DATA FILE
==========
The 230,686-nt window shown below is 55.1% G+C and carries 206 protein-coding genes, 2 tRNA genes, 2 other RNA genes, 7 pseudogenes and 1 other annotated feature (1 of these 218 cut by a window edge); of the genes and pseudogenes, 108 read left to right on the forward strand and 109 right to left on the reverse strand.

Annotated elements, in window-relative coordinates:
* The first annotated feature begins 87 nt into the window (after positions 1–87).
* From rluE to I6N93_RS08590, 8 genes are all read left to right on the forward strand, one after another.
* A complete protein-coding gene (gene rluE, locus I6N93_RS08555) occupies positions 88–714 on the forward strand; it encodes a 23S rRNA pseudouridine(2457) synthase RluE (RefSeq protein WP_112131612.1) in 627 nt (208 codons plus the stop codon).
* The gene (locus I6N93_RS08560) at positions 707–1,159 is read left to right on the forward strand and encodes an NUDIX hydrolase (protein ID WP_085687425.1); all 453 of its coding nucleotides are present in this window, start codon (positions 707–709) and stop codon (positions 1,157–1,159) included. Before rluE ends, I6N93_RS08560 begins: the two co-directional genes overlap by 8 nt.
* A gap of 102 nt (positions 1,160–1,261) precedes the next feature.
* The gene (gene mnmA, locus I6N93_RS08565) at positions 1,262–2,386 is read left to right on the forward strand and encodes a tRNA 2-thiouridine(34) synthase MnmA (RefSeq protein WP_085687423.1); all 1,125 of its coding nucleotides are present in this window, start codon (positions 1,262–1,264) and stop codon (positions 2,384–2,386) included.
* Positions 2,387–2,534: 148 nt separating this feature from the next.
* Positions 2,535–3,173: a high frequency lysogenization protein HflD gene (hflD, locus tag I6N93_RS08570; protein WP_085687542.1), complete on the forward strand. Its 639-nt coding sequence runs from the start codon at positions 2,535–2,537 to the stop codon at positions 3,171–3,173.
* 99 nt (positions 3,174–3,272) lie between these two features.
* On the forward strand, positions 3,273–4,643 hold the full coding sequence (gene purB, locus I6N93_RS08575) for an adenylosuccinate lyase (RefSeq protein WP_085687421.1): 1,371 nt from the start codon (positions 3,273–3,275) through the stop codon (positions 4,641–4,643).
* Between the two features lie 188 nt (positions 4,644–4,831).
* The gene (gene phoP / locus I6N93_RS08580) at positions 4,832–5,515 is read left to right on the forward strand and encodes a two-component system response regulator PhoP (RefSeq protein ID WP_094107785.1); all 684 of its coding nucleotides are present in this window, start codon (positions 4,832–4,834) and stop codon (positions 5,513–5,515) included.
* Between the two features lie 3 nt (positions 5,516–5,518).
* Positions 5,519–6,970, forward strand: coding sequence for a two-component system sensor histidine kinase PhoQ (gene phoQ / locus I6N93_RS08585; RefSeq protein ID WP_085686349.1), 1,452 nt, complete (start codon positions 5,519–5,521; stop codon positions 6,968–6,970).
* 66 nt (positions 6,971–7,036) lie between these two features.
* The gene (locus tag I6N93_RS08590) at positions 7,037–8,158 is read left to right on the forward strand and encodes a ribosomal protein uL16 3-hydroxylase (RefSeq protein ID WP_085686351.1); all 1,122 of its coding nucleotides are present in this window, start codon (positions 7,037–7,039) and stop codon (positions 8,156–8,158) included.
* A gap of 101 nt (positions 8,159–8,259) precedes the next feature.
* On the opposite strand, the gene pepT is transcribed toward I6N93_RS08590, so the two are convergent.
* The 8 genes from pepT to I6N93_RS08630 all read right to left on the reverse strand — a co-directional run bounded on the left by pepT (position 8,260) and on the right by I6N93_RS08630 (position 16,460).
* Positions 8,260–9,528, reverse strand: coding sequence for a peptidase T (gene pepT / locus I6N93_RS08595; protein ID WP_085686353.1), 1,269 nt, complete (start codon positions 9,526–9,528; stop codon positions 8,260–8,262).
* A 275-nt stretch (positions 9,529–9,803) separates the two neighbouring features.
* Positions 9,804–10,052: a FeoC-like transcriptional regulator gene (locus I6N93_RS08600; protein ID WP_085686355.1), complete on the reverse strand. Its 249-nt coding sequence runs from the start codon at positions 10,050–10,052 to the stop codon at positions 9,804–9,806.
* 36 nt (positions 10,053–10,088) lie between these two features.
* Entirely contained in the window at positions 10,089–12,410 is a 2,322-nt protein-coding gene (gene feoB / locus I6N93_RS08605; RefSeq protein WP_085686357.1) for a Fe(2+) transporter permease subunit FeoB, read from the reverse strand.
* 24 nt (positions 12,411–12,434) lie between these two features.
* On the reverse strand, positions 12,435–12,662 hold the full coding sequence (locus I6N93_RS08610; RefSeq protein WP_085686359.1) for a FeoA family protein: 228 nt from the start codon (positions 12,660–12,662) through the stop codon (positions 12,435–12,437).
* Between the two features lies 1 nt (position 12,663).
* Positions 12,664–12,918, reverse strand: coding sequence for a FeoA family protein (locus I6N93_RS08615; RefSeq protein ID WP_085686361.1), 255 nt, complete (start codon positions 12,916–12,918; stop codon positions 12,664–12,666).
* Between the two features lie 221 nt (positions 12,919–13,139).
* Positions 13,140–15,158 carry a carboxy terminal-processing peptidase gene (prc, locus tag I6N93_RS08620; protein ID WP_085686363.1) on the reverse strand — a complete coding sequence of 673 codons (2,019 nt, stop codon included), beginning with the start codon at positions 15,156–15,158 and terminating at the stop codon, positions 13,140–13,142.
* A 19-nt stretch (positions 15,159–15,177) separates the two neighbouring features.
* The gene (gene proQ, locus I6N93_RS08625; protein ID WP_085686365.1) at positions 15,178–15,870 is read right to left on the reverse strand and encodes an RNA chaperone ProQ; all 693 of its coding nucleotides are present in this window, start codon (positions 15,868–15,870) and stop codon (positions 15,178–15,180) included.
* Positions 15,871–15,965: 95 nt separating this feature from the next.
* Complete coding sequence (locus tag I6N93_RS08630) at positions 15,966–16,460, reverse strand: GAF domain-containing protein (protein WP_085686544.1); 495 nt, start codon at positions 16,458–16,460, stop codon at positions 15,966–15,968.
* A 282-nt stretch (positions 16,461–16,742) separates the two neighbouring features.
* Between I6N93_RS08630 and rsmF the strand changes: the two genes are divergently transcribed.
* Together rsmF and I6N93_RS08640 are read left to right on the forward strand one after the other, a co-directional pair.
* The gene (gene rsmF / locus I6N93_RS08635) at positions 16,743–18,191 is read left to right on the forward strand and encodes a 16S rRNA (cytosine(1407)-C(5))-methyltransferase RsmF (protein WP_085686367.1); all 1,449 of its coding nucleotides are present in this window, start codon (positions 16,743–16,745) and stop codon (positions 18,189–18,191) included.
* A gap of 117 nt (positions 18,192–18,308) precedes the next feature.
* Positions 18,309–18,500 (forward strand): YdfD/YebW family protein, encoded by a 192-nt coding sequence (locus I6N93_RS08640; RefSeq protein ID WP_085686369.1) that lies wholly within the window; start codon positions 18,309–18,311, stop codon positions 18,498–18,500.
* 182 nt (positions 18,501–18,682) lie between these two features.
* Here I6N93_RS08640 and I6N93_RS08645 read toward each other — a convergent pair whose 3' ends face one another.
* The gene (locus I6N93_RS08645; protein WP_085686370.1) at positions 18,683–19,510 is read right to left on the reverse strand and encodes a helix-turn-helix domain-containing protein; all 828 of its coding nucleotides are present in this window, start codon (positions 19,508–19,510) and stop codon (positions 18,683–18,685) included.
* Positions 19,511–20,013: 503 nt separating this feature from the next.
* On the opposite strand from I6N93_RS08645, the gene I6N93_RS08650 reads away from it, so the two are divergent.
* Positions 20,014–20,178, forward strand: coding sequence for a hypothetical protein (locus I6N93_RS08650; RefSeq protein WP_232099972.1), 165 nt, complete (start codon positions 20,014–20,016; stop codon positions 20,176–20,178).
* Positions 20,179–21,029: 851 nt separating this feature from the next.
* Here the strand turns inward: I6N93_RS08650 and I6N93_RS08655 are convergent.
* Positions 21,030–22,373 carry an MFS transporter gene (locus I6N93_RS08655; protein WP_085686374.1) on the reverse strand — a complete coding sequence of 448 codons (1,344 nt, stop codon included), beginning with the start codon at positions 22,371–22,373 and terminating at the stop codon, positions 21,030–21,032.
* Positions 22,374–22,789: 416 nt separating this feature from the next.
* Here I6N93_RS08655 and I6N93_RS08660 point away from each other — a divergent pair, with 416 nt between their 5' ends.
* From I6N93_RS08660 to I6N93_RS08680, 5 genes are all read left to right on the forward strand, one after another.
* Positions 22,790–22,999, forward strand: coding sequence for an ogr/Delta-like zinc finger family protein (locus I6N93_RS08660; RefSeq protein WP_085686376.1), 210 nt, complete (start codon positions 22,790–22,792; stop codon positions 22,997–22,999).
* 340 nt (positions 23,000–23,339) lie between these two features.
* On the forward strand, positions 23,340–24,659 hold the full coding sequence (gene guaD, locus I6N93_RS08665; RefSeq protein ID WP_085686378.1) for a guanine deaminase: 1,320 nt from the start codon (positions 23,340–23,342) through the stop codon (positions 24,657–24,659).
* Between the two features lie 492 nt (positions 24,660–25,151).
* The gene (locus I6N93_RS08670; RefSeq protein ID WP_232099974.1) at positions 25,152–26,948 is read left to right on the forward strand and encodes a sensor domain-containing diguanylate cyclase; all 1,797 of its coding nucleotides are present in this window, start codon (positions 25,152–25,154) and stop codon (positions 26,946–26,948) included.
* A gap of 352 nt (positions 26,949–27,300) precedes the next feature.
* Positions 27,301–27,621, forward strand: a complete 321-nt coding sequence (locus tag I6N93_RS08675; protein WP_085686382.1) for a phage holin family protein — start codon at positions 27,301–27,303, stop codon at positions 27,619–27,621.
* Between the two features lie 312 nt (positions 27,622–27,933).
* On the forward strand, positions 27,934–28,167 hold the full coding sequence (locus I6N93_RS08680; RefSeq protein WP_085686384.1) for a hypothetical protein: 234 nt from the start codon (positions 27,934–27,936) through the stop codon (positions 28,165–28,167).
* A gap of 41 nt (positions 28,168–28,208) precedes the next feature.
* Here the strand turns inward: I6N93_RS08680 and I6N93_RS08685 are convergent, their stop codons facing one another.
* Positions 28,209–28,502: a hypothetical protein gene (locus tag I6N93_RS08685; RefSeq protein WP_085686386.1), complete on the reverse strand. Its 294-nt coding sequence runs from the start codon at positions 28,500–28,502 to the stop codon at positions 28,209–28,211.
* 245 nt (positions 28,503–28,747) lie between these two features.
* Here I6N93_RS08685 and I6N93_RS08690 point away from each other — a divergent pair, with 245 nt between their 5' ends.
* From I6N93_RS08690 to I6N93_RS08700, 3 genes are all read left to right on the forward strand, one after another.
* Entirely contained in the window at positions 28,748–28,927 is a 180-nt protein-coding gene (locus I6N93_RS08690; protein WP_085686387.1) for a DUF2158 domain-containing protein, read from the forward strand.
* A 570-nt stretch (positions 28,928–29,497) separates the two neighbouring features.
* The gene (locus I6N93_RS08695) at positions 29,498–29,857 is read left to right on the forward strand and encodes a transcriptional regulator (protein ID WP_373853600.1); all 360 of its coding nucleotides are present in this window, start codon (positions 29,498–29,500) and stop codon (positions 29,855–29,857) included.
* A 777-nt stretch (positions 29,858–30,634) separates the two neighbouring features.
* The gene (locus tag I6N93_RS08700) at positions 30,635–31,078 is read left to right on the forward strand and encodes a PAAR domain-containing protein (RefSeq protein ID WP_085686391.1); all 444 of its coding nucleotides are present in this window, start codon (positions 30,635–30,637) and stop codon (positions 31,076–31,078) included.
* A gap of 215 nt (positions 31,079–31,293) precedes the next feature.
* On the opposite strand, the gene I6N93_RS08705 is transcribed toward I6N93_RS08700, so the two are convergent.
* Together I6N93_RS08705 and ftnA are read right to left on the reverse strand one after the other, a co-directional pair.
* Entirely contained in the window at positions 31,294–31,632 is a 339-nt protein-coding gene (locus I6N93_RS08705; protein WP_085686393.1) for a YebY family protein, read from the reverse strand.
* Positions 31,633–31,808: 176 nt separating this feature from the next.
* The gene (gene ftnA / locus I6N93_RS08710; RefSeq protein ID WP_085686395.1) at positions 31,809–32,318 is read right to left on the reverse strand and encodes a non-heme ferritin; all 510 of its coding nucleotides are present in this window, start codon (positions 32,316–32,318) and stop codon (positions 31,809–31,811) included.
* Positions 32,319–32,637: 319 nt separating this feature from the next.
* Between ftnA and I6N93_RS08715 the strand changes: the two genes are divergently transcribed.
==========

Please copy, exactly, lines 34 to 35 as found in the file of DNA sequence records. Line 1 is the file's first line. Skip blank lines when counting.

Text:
* The gene (gene proQ, locus I6N93_RS08625; protein ID WP_085686365.1) at positions 15,178–15,870 is read right to left on the reverse strand and encodes an RNA chaperone ProQ; all 693 of its coding nucleotides are present in this window, start codon (positions 15,868–15,870) and stop codon (positions 15,178–15,180) included.
* Positions 15,871–15,965: 95 nt separating this feature from the next.